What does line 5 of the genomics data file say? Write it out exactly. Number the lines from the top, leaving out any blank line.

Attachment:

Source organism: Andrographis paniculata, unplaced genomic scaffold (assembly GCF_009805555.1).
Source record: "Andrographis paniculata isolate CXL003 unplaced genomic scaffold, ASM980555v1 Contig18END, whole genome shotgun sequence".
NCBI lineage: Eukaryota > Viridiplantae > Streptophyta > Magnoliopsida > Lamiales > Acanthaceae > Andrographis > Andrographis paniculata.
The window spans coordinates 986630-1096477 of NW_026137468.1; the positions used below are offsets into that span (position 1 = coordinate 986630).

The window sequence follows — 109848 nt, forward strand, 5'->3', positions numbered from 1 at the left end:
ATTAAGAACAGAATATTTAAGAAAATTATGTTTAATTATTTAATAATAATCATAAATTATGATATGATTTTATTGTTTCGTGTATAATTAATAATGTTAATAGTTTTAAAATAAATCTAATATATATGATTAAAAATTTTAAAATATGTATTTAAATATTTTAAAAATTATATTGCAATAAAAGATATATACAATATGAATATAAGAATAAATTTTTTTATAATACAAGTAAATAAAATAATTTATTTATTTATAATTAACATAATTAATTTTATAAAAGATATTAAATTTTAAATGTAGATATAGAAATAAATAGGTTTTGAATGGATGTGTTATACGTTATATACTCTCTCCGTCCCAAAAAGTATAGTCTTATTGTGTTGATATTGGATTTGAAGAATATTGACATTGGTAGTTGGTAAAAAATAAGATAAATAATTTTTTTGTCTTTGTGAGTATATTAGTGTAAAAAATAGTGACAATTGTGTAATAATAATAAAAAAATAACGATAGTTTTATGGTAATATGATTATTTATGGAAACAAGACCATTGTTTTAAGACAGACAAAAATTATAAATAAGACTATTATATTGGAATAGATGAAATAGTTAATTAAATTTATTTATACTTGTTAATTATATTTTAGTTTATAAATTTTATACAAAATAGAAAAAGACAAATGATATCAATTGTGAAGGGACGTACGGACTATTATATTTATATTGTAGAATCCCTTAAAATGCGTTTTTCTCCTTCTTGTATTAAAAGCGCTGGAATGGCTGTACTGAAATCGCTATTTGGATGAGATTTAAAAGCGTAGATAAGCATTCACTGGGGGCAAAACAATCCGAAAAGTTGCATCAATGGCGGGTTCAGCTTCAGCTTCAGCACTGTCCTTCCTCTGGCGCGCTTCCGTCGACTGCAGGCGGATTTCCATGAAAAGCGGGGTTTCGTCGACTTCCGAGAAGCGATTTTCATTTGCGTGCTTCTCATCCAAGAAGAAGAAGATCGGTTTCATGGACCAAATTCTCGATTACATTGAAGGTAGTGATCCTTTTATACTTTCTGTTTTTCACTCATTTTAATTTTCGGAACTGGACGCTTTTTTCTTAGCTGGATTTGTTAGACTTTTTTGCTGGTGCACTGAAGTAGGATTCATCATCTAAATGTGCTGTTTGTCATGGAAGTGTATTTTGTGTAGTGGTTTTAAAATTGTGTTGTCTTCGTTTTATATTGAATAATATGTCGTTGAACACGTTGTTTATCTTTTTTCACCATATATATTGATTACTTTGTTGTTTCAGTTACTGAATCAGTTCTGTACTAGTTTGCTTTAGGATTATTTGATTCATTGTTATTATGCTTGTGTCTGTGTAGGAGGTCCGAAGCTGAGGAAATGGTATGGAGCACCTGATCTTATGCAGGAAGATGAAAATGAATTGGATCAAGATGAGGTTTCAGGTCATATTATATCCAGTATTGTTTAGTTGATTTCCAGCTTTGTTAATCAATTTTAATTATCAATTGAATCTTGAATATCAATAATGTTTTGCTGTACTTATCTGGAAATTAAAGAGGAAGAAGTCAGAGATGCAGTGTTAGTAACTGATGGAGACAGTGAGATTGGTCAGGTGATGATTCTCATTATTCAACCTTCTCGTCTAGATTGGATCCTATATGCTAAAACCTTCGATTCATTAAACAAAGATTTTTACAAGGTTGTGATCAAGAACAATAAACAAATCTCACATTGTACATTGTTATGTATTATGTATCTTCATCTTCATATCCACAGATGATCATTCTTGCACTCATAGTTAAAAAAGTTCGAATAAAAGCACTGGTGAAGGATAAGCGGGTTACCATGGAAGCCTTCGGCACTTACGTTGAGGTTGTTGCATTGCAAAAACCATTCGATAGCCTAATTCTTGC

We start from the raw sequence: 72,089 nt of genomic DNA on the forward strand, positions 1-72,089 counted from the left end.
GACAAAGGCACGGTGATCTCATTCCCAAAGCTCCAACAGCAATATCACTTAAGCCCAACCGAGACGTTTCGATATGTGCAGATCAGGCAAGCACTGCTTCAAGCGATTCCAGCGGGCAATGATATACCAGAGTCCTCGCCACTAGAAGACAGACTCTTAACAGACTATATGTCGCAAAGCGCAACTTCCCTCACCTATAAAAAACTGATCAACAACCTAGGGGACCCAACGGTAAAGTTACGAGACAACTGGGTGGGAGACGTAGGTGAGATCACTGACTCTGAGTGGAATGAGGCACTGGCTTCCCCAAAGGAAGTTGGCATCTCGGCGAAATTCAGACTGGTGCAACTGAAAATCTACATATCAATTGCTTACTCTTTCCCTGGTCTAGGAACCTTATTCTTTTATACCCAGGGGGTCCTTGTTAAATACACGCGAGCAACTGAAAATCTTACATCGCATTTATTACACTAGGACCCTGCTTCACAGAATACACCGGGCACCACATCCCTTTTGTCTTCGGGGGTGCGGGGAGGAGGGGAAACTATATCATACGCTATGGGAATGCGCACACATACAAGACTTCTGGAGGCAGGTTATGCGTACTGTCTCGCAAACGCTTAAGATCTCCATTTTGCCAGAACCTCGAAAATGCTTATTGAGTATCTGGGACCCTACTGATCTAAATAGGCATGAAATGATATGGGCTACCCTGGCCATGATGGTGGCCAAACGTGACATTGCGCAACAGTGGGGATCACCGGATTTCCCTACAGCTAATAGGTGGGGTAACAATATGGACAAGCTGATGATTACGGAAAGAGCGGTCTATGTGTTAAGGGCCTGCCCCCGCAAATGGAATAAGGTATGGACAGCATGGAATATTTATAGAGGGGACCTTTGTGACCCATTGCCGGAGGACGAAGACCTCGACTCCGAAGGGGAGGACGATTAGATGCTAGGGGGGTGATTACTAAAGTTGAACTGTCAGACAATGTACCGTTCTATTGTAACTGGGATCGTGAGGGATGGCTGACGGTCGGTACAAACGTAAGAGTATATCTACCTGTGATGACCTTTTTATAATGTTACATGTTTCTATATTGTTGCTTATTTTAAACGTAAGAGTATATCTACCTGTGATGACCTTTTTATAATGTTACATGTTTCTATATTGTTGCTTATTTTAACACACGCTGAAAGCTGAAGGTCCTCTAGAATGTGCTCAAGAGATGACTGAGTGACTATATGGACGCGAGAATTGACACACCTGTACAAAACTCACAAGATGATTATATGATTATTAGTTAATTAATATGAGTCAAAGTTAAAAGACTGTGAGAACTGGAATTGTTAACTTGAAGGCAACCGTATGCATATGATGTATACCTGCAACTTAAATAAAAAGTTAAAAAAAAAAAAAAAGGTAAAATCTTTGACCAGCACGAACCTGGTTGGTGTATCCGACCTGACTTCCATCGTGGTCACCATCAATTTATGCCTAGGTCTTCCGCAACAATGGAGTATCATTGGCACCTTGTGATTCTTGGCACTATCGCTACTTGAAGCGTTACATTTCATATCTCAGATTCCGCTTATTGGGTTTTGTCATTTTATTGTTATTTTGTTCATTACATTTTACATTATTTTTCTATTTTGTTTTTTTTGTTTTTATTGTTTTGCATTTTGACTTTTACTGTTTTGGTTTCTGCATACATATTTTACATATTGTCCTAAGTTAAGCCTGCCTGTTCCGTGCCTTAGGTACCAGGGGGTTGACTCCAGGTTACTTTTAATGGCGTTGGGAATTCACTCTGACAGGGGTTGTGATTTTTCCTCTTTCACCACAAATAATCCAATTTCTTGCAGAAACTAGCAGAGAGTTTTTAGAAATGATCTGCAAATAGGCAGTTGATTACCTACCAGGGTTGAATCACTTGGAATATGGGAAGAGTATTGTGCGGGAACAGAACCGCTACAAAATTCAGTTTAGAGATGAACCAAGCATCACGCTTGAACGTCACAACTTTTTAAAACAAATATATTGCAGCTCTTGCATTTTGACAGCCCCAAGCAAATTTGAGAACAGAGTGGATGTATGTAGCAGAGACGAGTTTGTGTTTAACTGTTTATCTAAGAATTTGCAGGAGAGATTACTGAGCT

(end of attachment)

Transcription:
The window sequence follows — 109848 nt, forward strand, 5'->3', positions numbered from 1 at the left end: